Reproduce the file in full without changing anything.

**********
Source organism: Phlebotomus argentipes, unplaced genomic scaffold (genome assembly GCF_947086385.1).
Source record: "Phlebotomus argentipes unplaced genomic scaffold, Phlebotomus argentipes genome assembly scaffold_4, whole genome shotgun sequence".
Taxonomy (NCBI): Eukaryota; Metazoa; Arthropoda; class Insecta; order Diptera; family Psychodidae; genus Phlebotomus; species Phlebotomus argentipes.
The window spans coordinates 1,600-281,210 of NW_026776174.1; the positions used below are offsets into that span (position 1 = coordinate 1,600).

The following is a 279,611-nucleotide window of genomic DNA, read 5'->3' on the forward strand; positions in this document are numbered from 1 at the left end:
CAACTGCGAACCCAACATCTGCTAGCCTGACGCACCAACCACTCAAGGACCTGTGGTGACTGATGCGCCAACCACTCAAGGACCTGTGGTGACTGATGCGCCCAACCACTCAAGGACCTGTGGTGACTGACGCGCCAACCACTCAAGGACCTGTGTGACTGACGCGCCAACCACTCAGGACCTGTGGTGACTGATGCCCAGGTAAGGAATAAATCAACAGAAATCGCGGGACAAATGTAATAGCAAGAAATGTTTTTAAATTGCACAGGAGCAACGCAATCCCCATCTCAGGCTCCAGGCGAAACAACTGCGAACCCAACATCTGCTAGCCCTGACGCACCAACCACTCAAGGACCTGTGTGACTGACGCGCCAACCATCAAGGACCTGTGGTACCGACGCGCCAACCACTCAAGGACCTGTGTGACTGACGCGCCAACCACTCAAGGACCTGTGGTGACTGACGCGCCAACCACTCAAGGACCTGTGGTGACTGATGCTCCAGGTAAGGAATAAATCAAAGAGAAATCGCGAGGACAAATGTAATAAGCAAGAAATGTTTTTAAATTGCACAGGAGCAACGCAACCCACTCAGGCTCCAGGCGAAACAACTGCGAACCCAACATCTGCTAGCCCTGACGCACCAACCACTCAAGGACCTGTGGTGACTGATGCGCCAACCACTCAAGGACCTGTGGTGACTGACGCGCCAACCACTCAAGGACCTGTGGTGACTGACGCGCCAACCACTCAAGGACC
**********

Source organism: Phlebotomus argentipes, unplaced genomic scaffold (genome assembly GCF_947086385.1).
Source record: "Phlebotomus argentipes unplaced genomic scaffold, Phlebotomus argentipes genome assembly scaffold_4, whole genome shotgun sequence".
Taxonomy (NCBI): Eukaryota; Metazoa; Arthropoda; class Insecta; order Diptera; family Psychodidae; genus Phlebotomus; species Phlebotomus argentipes.
The window spans coordinates 1,600-281,210 of NW_026776174.1; the positions used below are offsets into that span (position 1 = coordinate 1,600).

The following is a 279,611-nucleotide window of genomic DNA, read 5'->3' on the forward strand; positions in this document are numbered from 1 at the left end:
CAACTGCGAACCCAACATCTGCTAGCCTGACGCACCAACCACTCAAGGACCTGTGGTGACTGATGCGCCAACCACTCAAGGACCTGTGGTGACTGATGCGCCCAACCACTCAAGGACCTGTGGTGACTGACGCGCCAACCACTCAAGGACCTGTGTGACTGACGCGCCAACCACTCAGGACCTGTGGTGACTGATGCCCAGGTAAGGAATAAATCAACAGAAATCGCGGGACAAATGTAATAGCAAGAAATGTTTTTAAATTGCACAGGAGCAACGCAATCCCCATCTCAGGCTCCAGGCGAAACAACTGCGAACCCAACATCTGCTAGCCCTGACGCACCAACCACTCAAGGACCTGTGTGACTGACGCGCCAACCATCAAGGACCTGTGGTACCGACGCGCCAACCACTCAAGGACCTGTGTGACTGACGCGCCAACCACTCAAGGACCTGTGGTGACTGACGCGCCAACCACTCAAGGACCTGTGGTGACTGATGCTCCAGGTAAGGAATAAATCAAAGAGAAATCGCGAGGACAAATGTAATAAGCAAGAAATGTTTTTAAATTGCACAGGAGCAACGCAACCCACTCAGGCTCCAGGCGAAACAACTGCGAACCCAACATCTGCTAGCCCTGACGCACCAACCACTCAAGGACCTGTGGTGACTGATGCGCCAACCACTCAAGGACCTGTGGTGACTGACGCGCCAACCACTCAAGGACCTGTGGTGACTGACGCGCCAACCACTCAAGGACC